I read my own biography today:
I was born to a mother who was a biker, a graduate of the streets and the right hand of my father, who was a nightclub baron and was also diverse enough in his business dealings to be crowned “The King of Coke” on the front page of the paper when they took him down.
I would tell you of my childhood, but I remember very little. I lived with my mother, and I was sixteen before I saw both of my parents in the same room together. I remember moving, always moving. I remember being kidnapped when I was eight, and a Christmas that the Hell’s Angels gave us a tree and gifts when we didn’t have money for food, much less toys. There was abuse and trauma, but this is so common as to be typical, and I suffered nothing that a million others have not.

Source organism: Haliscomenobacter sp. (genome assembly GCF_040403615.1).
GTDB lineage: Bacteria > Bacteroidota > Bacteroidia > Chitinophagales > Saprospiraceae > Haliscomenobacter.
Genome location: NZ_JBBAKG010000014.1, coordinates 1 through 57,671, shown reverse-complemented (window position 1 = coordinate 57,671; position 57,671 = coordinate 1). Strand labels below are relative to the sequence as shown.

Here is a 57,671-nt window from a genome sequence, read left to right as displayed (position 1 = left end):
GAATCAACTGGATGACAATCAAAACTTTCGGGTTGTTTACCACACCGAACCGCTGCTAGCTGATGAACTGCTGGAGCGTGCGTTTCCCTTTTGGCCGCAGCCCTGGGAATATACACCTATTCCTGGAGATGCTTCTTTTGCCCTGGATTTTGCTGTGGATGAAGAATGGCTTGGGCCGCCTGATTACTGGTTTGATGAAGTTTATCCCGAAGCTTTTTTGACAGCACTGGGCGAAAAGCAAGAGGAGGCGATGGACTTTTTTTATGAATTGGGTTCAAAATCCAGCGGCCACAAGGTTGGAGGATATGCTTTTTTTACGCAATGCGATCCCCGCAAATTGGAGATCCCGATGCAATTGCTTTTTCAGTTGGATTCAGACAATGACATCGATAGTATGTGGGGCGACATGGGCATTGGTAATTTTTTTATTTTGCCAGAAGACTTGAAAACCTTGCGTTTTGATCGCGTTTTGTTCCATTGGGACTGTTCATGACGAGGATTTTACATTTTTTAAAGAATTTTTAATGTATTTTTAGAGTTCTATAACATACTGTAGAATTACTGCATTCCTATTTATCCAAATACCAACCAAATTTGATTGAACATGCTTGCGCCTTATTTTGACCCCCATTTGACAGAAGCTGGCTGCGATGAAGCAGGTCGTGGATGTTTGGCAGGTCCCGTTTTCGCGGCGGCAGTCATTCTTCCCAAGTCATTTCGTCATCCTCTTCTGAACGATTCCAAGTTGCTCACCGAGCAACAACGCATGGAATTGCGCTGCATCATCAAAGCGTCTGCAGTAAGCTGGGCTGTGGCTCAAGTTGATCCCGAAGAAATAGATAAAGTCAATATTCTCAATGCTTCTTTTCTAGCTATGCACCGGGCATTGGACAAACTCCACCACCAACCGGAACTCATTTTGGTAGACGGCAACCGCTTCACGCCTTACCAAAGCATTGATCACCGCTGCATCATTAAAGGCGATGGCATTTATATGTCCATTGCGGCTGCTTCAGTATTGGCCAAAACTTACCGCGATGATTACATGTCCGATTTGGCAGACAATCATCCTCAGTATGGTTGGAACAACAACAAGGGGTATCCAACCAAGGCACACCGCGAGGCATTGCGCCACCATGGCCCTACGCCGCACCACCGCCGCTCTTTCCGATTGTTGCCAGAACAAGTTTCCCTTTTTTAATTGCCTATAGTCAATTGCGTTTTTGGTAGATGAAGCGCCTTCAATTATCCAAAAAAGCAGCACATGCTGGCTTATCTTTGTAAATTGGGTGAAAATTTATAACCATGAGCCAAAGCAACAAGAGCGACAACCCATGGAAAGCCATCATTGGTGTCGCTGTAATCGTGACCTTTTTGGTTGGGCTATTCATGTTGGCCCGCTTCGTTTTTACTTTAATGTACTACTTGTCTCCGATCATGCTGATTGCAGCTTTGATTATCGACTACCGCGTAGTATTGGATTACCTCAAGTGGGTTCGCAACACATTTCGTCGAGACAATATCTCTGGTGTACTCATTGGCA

Mostly I remember a sense of profound sadness; A feeling that above all, life is about survival, and little else.
Sometimes I wonder what Joshua remembers of those times, if he remembers the asshole addict babysitters, or the urgency in our mother’s voice as she explained that we’d be moving again, a thousand kilometres away.
Then, I wonder about our little brother Charlie, and how different his childhood memories will be. My mother’s a thousand kilometres away again, but this time she moved because of what was waiting for her. A house, and a quiet life by the sea
I remember being a teenager, and always watching for the white van with the incompetent RCMP officers who thought we didn’t know they were there, or listening for the click on the phone line that meant every word would be recorded, examined, dissected. I remember the knowing looks from officers in the courtrooms, on the street, everywhere.
And I think about what’s waiting for me, thousands of kilometres away.
A house, and a life by the sea.